My guess is you never heard of the film. Like so many smaller, comedy/somethings these get widely ignored. They don’t win awards or set the box office afire. What they do is provide interesting, satisfying stories with moments of levity.

Alan Rickman is perfection in this film (as always). Cast, I think, as an Englishman living in Paris who operates a wine store/school that is widely ignored. It is perfect casting as you get to experience all of the wonderful shades of Mr. Rickman – contempt, scorn, snobbery, weakness, compassion, loyalty and passion.

His friend, fellow business owner and advisor, played by Dennis Farina is yet another piece of perfect casting and their scenes together are terrific. Evenly matched, perfectly off-balance, like so much of this film, there is a never a sense of watching a formulated story.

I won’t go into detail about the rest of the cast but everyone delivers and they do so in unexpected and interesting ways. The casting is well done, as the familiar faces bring comfort to the viewer but to unfamiliar roles.

Misconceptions

I imagine the idea of a wine comedy does not appeal to many. The film, though portraying a rather snobbish character, is anything but. It is a centered, earthy movie that lacks pretension and strives for naturalism rather than being “artistic”.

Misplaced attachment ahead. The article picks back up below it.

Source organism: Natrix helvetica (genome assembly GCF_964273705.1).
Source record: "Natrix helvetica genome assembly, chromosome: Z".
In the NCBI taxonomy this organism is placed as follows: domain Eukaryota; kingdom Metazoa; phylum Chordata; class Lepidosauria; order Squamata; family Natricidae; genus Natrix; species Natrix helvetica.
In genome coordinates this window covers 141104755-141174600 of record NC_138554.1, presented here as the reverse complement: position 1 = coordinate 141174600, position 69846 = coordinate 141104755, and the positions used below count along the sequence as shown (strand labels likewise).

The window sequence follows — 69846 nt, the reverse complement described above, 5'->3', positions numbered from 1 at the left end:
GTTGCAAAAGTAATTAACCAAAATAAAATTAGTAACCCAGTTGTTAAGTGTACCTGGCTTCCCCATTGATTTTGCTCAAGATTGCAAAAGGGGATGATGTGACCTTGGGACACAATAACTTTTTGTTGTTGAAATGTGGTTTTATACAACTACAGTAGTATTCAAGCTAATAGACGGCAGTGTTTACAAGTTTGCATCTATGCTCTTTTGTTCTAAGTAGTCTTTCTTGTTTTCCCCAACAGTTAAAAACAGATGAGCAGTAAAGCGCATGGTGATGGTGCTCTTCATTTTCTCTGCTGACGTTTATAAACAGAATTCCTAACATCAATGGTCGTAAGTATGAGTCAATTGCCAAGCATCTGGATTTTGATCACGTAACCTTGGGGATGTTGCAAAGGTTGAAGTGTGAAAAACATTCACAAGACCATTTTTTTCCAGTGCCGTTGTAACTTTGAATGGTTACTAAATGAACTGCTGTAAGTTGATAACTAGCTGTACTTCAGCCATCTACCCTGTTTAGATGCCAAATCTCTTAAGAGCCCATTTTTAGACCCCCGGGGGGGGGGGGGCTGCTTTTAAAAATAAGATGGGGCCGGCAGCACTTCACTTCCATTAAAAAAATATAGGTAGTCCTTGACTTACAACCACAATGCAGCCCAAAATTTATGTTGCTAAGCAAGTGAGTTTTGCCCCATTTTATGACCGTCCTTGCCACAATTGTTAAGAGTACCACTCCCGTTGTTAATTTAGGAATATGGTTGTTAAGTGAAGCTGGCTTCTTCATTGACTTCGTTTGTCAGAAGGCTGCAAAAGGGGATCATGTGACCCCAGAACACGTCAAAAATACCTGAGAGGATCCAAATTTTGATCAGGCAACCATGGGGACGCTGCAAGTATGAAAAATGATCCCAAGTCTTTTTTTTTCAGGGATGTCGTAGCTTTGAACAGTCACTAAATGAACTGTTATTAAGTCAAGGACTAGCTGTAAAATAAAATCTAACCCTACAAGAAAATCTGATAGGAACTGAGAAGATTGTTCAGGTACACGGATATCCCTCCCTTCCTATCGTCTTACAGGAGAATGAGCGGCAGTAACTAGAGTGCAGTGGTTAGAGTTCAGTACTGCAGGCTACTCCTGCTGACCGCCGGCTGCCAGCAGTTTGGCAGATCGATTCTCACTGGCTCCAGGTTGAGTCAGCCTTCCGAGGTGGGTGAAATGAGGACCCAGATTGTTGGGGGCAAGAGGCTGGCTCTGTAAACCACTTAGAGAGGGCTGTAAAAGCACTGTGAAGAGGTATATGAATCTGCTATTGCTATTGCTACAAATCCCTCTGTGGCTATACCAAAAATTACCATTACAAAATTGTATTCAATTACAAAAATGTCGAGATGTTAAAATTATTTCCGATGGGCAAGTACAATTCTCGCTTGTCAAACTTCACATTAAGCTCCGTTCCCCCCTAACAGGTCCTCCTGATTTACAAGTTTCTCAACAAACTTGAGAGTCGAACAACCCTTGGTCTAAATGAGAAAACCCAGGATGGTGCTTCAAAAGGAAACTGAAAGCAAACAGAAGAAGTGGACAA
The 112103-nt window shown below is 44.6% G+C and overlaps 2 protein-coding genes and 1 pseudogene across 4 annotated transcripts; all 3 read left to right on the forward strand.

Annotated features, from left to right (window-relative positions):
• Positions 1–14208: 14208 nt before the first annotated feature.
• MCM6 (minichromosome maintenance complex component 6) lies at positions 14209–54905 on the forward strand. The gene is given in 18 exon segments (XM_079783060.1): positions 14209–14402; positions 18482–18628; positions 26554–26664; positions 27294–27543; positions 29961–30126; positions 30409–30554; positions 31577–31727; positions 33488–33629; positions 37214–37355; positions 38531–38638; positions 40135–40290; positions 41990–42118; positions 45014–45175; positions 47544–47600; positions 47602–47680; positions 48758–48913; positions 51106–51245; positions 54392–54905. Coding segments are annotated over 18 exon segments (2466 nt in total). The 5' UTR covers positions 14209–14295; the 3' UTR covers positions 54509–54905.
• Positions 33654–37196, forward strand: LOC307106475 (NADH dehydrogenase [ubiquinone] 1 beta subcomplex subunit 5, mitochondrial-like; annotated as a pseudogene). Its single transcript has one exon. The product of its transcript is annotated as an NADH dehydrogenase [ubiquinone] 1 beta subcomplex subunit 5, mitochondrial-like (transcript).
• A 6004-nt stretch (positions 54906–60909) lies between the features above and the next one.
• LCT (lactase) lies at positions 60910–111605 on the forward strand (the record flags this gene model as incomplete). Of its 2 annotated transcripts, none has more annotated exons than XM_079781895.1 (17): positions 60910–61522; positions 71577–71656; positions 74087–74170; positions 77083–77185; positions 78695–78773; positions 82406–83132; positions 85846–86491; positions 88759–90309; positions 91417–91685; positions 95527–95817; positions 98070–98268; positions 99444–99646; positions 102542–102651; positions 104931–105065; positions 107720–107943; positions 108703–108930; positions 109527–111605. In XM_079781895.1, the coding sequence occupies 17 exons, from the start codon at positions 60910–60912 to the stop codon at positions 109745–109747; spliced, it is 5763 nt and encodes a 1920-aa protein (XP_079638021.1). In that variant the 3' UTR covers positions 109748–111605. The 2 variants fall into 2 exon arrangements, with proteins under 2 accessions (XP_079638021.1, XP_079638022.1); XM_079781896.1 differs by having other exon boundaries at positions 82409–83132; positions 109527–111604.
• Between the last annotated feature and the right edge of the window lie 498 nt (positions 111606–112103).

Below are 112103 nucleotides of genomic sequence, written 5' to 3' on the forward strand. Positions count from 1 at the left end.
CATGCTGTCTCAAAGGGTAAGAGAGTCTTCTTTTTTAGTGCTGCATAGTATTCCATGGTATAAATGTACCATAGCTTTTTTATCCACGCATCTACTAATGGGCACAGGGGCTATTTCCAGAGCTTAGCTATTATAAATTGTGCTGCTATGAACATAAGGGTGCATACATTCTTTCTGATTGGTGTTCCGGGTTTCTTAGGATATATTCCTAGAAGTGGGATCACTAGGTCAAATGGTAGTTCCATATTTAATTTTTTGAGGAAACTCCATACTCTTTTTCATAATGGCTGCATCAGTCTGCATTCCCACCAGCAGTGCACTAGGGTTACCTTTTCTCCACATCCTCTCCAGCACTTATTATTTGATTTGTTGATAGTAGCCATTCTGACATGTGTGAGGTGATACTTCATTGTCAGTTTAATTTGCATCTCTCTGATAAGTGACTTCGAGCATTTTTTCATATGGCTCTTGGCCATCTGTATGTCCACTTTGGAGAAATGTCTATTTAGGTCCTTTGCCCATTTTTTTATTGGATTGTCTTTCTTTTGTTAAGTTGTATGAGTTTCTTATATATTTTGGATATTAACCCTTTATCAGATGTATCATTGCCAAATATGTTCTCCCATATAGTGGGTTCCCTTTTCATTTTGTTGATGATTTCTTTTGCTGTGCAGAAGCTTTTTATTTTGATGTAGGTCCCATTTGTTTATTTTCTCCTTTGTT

Some of the actors involved come with their own baggage, especially now with people like Mr. Pine. I think this, along with the film Stretch, is a great film to see if you wish to change your perception of him. The characters in this film are not paper-thin, yet this is a comedy, so while there is some misery and drama the touch is light and confident.

I am writing about this today, as I said, because of Mr. Rickman’s passing. There are several films he is well known for and sadly this is not one of them. It is a shame because in this role he is allowed to present several different sides of this character and he does so brilliantly. There is something very human, touching and real in this performance that helps elevate this film without shifting the focus to land squarely on him.

If, like I imagine many people are right now, you find yourself wanting to watch something with Mr. Rickman in order to remember him I would recommend giving Bottle Shock a try. It is a rich, rewarding film filled with unexpected moments and ultimately a warm, full heart.

 

Computers, Technology and Hoopla